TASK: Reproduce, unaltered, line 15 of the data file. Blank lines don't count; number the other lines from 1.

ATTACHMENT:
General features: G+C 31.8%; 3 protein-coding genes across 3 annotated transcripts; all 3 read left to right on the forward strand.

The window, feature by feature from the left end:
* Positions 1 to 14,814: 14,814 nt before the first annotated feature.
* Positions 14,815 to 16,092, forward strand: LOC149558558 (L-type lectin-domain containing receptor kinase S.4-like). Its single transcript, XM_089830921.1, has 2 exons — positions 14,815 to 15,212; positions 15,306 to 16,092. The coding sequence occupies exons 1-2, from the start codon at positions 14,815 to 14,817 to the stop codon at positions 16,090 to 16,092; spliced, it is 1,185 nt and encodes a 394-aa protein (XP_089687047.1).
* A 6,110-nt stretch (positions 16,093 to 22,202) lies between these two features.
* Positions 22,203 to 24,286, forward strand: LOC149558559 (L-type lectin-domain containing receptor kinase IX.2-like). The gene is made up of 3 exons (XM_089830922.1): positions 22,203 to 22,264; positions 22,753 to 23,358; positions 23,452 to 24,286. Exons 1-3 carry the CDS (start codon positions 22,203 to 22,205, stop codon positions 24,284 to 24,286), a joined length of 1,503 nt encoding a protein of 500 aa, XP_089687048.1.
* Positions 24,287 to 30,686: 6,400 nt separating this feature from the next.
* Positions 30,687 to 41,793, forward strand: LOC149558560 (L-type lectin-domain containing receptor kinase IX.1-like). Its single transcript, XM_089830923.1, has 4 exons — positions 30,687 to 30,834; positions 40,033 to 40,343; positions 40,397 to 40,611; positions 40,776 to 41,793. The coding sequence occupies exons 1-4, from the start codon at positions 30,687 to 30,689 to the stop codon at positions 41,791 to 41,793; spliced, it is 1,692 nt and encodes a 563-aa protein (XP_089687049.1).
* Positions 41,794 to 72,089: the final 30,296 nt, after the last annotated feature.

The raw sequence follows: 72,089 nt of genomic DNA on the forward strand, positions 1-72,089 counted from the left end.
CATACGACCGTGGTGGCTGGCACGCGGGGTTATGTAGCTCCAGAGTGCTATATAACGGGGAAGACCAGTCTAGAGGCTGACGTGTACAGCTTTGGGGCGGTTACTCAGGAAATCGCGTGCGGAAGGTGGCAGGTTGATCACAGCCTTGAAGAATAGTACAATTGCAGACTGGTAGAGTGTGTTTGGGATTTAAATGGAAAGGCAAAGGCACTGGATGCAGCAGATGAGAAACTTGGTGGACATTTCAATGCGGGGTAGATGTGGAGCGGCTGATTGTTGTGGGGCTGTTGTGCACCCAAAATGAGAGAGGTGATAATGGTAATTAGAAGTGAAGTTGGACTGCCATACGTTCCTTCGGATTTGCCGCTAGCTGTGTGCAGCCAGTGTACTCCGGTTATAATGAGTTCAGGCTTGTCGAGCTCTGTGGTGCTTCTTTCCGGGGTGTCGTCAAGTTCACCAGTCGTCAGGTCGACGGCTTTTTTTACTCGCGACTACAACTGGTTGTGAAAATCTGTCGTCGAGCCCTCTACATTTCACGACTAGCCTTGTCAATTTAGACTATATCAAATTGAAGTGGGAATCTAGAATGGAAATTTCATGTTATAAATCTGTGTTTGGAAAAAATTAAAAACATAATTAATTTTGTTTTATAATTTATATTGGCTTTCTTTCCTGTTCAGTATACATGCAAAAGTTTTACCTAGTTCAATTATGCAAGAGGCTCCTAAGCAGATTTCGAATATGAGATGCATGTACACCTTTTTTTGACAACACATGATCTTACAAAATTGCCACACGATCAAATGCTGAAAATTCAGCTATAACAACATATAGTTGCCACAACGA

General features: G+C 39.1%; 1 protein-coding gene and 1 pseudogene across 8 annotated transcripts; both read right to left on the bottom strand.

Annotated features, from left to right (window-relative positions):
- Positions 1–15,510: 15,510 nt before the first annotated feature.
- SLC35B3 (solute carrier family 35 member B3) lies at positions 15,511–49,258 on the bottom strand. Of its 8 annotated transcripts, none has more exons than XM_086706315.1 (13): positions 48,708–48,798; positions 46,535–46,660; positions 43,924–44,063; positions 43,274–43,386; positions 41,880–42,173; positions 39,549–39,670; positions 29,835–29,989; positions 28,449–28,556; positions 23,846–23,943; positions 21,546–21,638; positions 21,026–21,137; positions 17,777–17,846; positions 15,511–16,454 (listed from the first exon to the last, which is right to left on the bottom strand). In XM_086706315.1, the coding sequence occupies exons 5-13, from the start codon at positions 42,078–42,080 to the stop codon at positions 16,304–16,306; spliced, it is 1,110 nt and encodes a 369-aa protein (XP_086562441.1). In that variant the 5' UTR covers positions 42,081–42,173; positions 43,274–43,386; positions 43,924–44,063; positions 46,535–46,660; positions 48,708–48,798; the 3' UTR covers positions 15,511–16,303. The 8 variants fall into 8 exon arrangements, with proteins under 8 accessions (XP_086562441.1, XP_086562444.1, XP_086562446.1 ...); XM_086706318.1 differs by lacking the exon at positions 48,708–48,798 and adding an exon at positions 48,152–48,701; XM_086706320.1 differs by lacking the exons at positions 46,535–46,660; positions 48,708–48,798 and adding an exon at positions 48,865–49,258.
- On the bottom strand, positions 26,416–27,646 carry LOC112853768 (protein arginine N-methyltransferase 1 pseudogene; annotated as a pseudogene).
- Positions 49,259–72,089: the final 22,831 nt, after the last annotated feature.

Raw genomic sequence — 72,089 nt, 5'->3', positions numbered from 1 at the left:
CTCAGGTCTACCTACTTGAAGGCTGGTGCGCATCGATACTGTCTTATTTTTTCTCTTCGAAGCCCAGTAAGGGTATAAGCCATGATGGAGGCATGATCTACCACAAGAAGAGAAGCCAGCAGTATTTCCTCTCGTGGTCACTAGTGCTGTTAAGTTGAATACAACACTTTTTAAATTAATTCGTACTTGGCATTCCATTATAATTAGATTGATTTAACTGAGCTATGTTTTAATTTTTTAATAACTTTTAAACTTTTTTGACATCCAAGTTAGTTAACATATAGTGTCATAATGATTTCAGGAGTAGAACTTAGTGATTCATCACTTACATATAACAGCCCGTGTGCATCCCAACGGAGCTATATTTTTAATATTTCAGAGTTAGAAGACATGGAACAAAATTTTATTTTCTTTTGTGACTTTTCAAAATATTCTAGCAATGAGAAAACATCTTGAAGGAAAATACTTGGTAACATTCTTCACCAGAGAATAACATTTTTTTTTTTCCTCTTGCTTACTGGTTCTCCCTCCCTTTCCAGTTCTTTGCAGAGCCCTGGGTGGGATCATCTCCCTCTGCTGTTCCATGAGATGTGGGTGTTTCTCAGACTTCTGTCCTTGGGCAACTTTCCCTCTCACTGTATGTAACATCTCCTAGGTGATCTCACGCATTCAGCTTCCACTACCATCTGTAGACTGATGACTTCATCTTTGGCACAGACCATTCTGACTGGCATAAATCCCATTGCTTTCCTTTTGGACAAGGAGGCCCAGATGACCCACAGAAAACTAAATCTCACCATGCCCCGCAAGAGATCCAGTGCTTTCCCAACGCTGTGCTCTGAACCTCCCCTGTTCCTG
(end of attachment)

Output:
- SLC35B3 (solute carrier family 35 member B3) lies at positions 15,511–49,258 on the bottom strand. Of its 8 annotated transcripts, none has more exons than XM_086706315.1 (13): positions 48,708–48,798; positions 46,535–46,660; positions 43,924–44,063; positions 43,274–43,386; positions 41,880–42,173; positions 39,549–39,670; positions 29,835–29,989; positions 28,449–28,556; positions 23,846–23,943; positions 21,546–21,638; positions 21,026–21,137; positions 17,777–17,846; positions 15,511–16,454 (listed from the first exon to the last, which is right to left on the bottom strand). In XM_086706315.1, the coding sequence occupies exons 5-13, from the start codon at positions 42,078–42,080 to the stop codon at positions 16,304–16,306; spliced, it is 1,110 nt and encodes a 369-aa protein (XP_086562441.1). In that variant the 5' UTR covers positions 42,081–42,173; positions 43,274–43,386; positions 43,924–44,063; positions 46,535–46,660; positions 48,708–48,798; the 3' UTR covers positions 15,511–16,303. The 8 variants fall into 8 exon arrangements, with proteins under 8 accessions (XP_086562441.1, XP_086562444.1, XP_086562446.1 ...); XM_086706318.1 differs by lacking the exon at positions 48,708–48,798 and adding an exon at positions 48,152–48,701; XM_086706320.1 differs by lacking the exons at positions 46,535–46,660; positions 48,708–48,798 and adding an exon at positions 48,865–49,258.